Closing webinar of SAPA: Not the end, but the start of collaboration to improve the poultry sector in Myanmar

Closing webinar of SAPA:

Not the end, but the start of collaboration to improve the poultry sector in Myanmar

From 2015-2020, the SAPA (Sustainable and Affordable Poultry for All) project aimed at improving the corn and poultry sector for smallholder farmers in Myanmar through a public private partnership with Dutch, Belgium and Myanmar partners. One of the key problems the project addressed was the low productivity of corn and poultry production in Myanmar, caused by high mortality rates in broiler farming; lack of access to high quality Day-Old-Chickens; unstable input and sales prices; low productivity and yields in corn production; and lack of access to knowledge and extension services for smallholder farmers. By introducing more productive and sustainable farming practices, resulting in lower cost prices and productivity gains, the aim was to make poultry more affordable, and as the major source of animal protein in Myanmar, contribute to food security. The initiative consisted of an investment by private sector partners De Heus Animal Nutrition and Belgabroed and was co-funded by the Sustainable Entrepreneurship and Food Security Facility (FDOV) from the Netherlands Enterprise Agency of the Ministry of Foreign Affairs.

Key achievements

Achieving the projected results has not always been easy, given that a PPP project was a new concept in an emerging economy like Myanmar; where the education system was being revised; a foreign investment structure was still under development; and the project starting in a year when the first democratic elections since a long time were held with all changes that this brings about. Nevertheless, the SAPA partnership managed to establish:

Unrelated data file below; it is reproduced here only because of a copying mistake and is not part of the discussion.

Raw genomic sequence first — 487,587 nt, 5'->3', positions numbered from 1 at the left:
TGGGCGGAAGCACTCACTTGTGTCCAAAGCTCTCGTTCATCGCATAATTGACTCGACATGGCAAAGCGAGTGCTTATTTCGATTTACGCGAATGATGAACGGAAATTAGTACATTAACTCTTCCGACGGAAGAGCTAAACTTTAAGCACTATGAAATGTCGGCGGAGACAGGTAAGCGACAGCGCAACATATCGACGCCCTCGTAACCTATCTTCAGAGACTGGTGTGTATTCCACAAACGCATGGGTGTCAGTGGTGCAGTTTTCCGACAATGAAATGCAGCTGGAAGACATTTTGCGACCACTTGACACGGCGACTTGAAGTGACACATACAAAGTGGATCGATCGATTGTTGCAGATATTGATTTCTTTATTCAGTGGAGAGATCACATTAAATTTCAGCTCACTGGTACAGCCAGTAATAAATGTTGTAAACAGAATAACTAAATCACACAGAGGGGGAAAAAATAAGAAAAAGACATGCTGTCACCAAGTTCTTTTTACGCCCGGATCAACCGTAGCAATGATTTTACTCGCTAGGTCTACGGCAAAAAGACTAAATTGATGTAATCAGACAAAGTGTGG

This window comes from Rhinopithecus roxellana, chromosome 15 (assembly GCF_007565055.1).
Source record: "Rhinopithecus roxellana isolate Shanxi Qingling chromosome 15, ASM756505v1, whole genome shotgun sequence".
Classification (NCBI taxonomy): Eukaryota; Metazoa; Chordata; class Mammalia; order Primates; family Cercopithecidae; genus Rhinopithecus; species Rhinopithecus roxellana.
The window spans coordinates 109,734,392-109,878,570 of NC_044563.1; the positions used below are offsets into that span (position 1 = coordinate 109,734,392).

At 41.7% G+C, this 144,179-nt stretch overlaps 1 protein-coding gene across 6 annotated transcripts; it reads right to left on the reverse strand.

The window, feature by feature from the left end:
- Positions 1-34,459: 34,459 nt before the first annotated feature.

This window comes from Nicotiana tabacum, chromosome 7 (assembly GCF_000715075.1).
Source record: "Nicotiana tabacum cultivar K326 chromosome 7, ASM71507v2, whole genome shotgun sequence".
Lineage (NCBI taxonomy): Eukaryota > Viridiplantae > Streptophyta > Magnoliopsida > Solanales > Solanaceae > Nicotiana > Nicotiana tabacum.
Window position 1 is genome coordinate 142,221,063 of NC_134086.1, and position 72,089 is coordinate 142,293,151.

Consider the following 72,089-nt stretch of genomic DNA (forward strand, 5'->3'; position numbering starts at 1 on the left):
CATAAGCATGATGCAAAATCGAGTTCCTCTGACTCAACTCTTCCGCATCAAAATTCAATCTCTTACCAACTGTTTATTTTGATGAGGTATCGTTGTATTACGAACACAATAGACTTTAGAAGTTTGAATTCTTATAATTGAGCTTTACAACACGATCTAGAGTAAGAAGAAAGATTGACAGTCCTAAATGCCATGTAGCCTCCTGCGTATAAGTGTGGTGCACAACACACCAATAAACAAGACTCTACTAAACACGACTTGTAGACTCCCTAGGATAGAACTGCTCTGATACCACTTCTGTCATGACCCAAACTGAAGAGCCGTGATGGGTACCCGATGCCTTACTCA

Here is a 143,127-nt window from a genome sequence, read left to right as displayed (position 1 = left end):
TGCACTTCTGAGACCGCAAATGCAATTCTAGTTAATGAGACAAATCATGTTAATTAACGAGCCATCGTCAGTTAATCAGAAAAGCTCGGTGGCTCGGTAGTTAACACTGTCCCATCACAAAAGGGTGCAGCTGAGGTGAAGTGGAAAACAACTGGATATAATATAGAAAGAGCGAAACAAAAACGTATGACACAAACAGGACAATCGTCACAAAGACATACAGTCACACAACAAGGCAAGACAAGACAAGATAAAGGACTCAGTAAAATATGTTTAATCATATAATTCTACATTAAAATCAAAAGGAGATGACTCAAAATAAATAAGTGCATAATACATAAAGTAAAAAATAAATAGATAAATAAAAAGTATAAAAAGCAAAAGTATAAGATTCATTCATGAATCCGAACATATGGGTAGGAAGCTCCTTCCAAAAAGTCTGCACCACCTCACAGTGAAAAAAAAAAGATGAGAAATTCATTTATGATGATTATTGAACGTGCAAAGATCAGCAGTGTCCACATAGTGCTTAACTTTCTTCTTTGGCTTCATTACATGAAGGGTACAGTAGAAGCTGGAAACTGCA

• A state-of-the-art hatchery with an ultimate production capacity of 2,3 million Day-Old-Chickens per month;
  • A parent stock farm with fourteen parent houses;
  • Three Poultry Expertise and Training Centers on commercial farms in Mandalay, Nay Pyi Taw and Yangon;
  • Two quality production standards in poultry and corn were developed based on regional standards but adapted to Myanmar’s reality;
  • Over 600 broiler farmers and workers and 2500 corn farmers were trained to improve production practices;
  • A Broiler Farmer Club was set-up;
  • Further improvements were promoted through several National Poultry Dialogues and sales events where several value chain stakeholders came together to discuss overall sector challenges and opportunities.

Covering different steps in the value chain, the involvement of the different PPP partners was necessary to provide all required expertise to improve the productivity and sustainability along the chain, from corn production as feed up until the distribution of poultry to the consumer. Together, they brought in complementary strengths, skills and mandates: De Heus and Belgabroed as private sector partners have invested in a long-term business case for the hatchery; broiler expertise came from long-term experience of De Heus and knowledge institute Aeres; Yezin Agriculture University and consultancy firm Fresh Studio used applied corn knowledge to develop a corn standard; and the Myanmar Livestock Federation (MLF), as a sector association, brought stakeholders along the chain together to promote dialogues. Next to bringing in the required skills, the closing webinar also pointed at the necessity of having local partners involved who have an interest to sustain the results beyond the project.

Involvement local partners for sustainability

Having both international and local, private and public parties with the appropriate mandates on board enables the project’s impact to sustain. This was the key focus of SAPA’s closing webinar; the project partners not only looked back at the results achieved, but mostly looked towards the future. How will some of the key issues that hampered the poultry and corn sector’s development, continue to be addressed? What are key lessons learned from the project that partners will take along in future work in these sectors?